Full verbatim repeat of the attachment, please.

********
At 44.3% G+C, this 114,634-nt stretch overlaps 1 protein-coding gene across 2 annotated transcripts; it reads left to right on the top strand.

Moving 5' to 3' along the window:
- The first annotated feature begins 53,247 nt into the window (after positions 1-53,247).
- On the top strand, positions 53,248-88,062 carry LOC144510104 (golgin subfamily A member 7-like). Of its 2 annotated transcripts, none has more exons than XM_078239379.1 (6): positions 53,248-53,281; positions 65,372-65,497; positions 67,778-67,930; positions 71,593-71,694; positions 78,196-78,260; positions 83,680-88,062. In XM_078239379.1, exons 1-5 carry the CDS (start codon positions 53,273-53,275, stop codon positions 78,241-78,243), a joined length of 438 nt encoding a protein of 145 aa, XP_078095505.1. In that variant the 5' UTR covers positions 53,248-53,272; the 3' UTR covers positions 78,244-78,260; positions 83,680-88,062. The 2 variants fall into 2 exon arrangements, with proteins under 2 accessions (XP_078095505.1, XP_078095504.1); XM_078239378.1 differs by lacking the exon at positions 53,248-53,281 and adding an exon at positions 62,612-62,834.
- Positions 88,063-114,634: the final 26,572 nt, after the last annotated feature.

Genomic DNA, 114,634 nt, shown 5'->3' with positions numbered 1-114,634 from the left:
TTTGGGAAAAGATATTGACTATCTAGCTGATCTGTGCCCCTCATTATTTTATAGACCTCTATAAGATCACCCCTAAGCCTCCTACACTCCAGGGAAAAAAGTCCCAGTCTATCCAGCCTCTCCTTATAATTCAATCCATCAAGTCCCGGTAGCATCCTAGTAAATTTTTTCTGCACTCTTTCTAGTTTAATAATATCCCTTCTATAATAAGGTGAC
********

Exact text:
At 44.3% G+C, this 114,634-nt stretch overlaps 1 protein-coding gene across 2 annotated transcripts; it reads left to right on the top strand.

Moving 5' to 3' along the window:
- The first annotated feature begins 53,247 nt into the window (after positions 1-53,247).
- On the top strand, positions 53,248-88,062 carry LOC144510104 (golgin subfamily A member 7-like). Of its 2 annotated transcripts, none has more exons than XM_078239379.1 (6): positions 53,248-53,281; positions 65,372-65,497; positions 67,778-67,930; positions 71,593-71,694; positions 78,196-78,260; positions 83,680-88,062. In XM_078239379.1, exons 1-5 carry the CDS (start codon positions 53,273-53,275, stop codon positions 78,241-78,243), a joined length of 438 nt encoding a protein of 145 aa, XP_078095505.1. In that variant the 5' UTR covers positions 53,248-53,272; the 3' UTR covers positions 78,244-78,260; positions 83,680-88,062. The 2 variants fall into 2 exon arrangements, with proteins under 2 accessions (XP_078095505.1, XP_078095504.1); XM_078239378.1 differs by lacking the exon at positions 53,248-53,281 and adding an exon at positions 62,612-62,834.
- Positions 88,063-114,634: the final 26,572 nt, after the last annotated feature.

Genomic DNA, 114,634 nt, shown 5'->3' with positions numbered 1-114,634 from the left:
TTTGGGAAAAGATATTGACTATCTAGCTGATCTGTGCCCCTCATTATTTTATAGACCTCTATAAGATCACCCCTAAGCCTCCTACACTCCAGGGAAAAAAGTCCCAGTCTATCCAGCCTCTCCTTATAATTCAATCCATCAAGTCCCGGTAGCATCCTAGTAAATTTTTTCTGCACTCTTTCTAGTTTAATAATATCCCTTCTATAATAAGGTGAC